In the fantastic film about studying abroad, L’Auberge Espagnole, Xavier, our main character, makes the following observation upon arrival in Barcelona, Spain (it’s in French, but these are the subtitles with some bits edited out):
“When you first arrive in a city nothing makes sense. Everything’s unknown, virgin. After you’ve lived here, walked these streets you’ll know them inside out, you’ll know these people. Once you’ve lived here…crossed this street 10, 20, 1000 times…It’ll belong to you because you’ve lived there. That was about to happen to me but I didn’t know it yet.”
This narration in the film really stuck with me not only because it’s true, very true, but because that’s what I wanted most out of my study abroad experiences – to have those streets, parks, shops, and sidewalks, including their inhabitants, to belong to me and I, in turn, to belong to them. But you can’t get there without experiencing the unknown first.
That first bike ride through alleyways to taste the not so yummy kroket in Utrecht, Netherlands is a perfect example for a time when I truly felt nothing around me made sense and what was around the next curve was completely unknown. (That I was focused on not getting killed by my fellow cyclists, I’m sure, had nothing to do with it.) It is only in hindsight that I can recollect that there was a prior way of seeing things. At the time I didn’t know things would look different, would change. As a result, I may have ridden in the same alleyways a number of times and not have known it. If I did, they never looked the same as that first time.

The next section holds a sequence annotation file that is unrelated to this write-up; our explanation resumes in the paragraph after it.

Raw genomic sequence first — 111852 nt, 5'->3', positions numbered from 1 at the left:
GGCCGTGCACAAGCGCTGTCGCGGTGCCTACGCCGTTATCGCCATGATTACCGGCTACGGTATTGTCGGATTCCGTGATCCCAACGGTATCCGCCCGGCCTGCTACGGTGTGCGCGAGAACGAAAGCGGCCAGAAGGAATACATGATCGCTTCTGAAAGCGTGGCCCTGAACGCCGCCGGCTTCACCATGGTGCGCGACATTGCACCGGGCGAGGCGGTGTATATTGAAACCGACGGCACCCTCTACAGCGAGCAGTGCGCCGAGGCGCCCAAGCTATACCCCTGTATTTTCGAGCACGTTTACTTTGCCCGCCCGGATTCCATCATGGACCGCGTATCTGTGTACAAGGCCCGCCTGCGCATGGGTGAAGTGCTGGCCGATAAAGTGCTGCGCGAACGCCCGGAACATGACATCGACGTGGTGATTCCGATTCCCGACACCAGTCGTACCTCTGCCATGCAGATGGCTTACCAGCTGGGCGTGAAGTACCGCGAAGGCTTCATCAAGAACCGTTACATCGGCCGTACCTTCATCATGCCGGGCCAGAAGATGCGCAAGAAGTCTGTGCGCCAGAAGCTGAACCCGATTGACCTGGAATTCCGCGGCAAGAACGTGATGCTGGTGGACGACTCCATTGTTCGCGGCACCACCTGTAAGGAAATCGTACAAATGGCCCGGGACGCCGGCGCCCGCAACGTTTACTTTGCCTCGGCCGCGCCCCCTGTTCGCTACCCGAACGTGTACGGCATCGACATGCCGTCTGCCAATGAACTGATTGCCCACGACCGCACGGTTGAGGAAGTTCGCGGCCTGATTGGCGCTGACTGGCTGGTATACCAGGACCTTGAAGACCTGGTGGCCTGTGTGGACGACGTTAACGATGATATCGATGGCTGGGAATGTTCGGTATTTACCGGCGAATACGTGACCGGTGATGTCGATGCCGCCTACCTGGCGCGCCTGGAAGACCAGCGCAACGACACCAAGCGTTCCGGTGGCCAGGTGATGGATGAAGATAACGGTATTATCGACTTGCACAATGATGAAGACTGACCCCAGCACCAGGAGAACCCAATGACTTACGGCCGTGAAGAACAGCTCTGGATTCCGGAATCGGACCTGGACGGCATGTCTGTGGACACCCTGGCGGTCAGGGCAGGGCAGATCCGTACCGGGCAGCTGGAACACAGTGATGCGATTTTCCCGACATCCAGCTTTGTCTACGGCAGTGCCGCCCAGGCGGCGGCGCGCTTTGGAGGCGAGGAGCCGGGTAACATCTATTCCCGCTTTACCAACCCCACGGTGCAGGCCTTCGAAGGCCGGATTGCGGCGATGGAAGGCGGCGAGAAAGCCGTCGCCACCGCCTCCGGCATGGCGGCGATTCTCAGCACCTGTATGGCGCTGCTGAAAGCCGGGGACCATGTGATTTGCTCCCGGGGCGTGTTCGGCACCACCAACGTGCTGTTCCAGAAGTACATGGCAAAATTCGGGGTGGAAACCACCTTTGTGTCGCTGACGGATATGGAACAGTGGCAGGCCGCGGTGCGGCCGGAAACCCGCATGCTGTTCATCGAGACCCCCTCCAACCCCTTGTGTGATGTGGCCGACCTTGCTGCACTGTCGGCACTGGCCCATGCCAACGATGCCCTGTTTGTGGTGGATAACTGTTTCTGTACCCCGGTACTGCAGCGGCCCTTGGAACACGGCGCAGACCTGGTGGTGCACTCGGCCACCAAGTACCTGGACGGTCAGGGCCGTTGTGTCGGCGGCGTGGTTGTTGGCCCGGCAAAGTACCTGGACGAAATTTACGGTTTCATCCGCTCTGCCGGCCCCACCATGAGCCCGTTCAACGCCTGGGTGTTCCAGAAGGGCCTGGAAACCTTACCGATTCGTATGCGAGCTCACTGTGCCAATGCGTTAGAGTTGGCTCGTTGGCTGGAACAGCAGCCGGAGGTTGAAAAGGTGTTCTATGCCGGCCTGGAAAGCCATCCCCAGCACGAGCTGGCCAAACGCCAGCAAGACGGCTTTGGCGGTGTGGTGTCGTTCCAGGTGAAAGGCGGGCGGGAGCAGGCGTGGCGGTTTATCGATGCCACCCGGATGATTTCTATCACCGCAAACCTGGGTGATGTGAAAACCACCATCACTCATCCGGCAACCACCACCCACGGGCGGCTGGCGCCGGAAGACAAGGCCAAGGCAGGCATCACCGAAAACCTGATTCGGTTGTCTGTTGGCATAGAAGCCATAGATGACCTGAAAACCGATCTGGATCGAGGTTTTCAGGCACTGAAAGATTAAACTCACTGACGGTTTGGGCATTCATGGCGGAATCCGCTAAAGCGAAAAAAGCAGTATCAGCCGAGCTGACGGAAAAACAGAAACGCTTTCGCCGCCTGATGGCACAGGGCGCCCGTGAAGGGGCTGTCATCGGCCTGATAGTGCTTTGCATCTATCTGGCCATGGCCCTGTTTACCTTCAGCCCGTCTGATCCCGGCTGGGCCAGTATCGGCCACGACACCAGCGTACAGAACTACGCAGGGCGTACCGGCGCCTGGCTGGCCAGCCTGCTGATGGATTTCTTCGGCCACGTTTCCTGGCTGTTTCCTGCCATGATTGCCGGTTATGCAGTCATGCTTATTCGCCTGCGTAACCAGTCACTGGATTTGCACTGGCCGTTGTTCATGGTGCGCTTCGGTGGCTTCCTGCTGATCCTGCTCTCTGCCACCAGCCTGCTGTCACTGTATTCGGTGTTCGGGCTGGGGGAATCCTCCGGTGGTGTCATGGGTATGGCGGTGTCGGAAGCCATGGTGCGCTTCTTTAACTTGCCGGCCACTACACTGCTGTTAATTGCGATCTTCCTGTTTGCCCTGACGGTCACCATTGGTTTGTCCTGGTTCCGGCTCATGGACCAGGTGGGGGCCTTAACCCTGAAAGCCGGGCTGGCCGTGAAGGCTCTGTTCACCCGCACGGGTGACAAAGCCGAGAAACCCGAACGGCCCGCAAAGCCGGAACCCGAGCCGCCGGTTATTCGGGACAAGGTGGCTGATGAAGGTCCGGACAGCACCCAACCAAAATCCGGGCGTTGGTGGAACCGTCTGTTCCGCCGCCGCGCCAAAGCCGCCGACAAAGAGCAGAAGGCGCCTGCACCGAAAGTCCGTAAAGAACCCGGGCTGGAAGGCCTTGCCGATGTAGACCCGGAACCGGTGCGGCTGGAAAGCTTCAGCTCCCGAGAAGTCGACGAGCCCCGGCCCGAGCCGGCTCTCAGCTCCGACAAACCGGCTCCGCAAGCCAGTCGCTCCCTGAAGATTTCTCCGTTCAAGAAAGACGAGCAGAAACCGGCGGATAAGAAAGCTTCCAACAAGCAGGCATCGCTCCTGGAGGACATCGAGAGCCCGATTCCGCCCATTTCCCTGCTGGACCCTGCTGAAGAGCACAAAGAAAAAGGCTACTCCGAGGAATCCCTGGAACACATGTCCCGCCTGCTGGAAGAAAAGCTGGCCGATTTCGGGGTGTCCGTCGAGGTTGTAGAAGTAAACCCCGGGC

Before understanding all this, the fact that I couldn’t retrace that first bike ride drove me insane. I am someone who is good – no great – with directions, maps, moss growing on the north side of the tree, we parked the car over there stuff.
But that first time had no previous sensory attachments, no known destination until it was chosen for me, no frame of reference. There was one time near the end of my four months that I thought I recognized an alleyway. But I couldn’t be sure. I wouldn’t be seeing it with the same virgin eyes.
It wasn’t about the geographic components. It was about me. How me living there had changed the way I saw the roads and spaces around me. New memories colored spaces. The roads, canals, shops, and alleyways became mine.
That street is where I was asked what time it was by a Dutchmen and I both understood and answered correctly (grammatically) though I gave the wrong hour. That square is where I saw Prince Willem-Alexander and his future Princess Máxima on their parade route through the city. And along that canal is where I said goodbye to a very dear friend.
These memories and stories are what make the streets yours and you theirs. In time I was able to achieve my goal of belonging. And when I have the chance to return to Utrecht, a lot will have changed over the years but those memories will still be there and that street, square, and canal will still be mine.
Post Script: The capturing of the study abroad experience shown in L’Auberge Espagnole make it a must see for anyone who is planning on or just thinking about making that leap.